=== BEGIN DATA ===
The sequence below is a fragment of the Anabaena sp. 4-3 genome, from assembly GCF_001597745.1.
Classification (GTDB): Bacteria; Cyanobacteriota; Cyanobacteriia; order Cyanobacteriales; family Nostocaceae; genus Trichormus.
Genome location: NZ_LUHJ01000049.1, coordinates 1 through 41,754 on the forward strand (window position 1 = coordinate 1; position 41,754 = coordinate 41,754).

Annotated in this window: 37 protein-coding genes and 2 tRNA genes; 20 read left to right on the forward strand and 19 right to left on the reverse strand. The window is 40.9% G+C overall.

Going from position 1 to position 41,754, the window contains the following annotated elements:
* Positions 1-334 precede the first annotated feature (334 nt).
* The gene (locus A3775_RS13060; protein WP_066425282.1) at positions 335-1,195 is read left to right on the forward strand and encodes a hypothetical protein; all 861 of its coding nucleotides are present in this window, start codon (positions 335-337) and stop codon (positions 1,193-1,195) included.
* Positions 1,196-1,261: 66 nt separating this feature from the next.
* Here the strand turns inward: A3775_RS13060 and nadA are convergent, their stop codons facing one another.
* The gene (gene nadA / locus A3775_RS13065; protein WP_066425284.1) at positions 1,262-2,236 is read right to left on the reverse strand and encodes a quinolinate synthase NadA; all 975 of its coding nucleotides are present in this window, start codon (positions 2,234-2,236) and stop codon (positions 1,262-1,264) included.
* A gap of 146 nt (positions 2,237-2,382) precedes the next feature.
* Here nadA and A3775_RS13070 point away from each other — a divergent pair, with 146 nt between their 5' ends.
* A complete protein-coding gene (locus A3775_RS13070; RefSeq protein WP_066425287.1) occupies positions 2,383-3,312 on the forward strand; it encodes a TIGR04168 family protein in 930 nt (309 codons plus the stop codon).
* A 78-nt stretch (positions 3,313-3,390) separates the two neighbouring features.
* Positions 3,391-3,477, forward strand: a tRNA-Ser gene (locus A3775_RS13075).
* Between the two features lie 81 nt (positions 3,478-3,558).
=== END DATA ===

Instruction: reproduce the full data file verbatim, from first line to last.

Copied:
The sequence below is a fragment of the Anabaena sp. 4-3 genome, from assembly GCF_001597745.1.
Classification (GTDB): Bacteria; Cyanobacteriota; Cyanobacteriia; order Cyanobacteriales; family Nostocaceae; genus Trichormus.
Genome location: NZ_LUHJ01000049.1, coordinates 1 through 41,754 on the forward strand (window position 1 = coordinate 1; position 41,754 = coordinate 41,754).

Annotated in this window: 37 protein-coding genes and 2 tRNA genes; 20 read left to right on the forward strand and 19 right to left on the reverse strand. The window is 40.9% G+C overall.

Going from position 1 to position 41,754, the window contains the following annotated elements:
* Positions 1-334 precede the first annotated feature (334 nt).
* The gene (locus A3775_RS13060; protein WP_066425282.1) at positions 335-1,195 is read left to right on the forward strand and encodes a hypothetical protein; all 861 of its coding nucleotides are present in this window, start codon (positions 335-337) and stop codon (positions 1,193-1,195) included.
* Positions 1,196-1,261: 66 nt separating this feature from the next.
* Here the strand turns inward: A3775_RS13060 and nadA are convergent, their stop codons facing one another.
* The gene (gene nadA / locus A3775_RS13065; protein WP_066425284.1) at positions 1,262-2,236 is read right to left on the reverse strand and encodes a quinolinate synthase NadA; all 975 of its coding nucleotides are present in this window, start codon (positions 2,234-2,236) and stop codon (positions 1,262-1,264) included.
* A gap of 146 nt (positions 2,237-2,382) precedes the next feature.
* Here nadA and A3775_RS13070 point away from each other — a divergent pair, with 146 nt between their 5' ends.
* A complete protein-coding gene (locus A3775_RS13070; RefSeq protein WP_066425287.1) occupies positions 2,383-3,312 on the forward strand; it encodes a TIGR04168 family protein in 930 nt (309 codons plus the stop codon).
* A 78-nt stretch (positions 3,313-3,390) separates the two neighbouring features.
* Positions 3,391-3,477, forward strand: a tRNA-Ser gene (locus A3775_RS13075).
* Between the two features lie 81 nt (positions 3,478-3,558).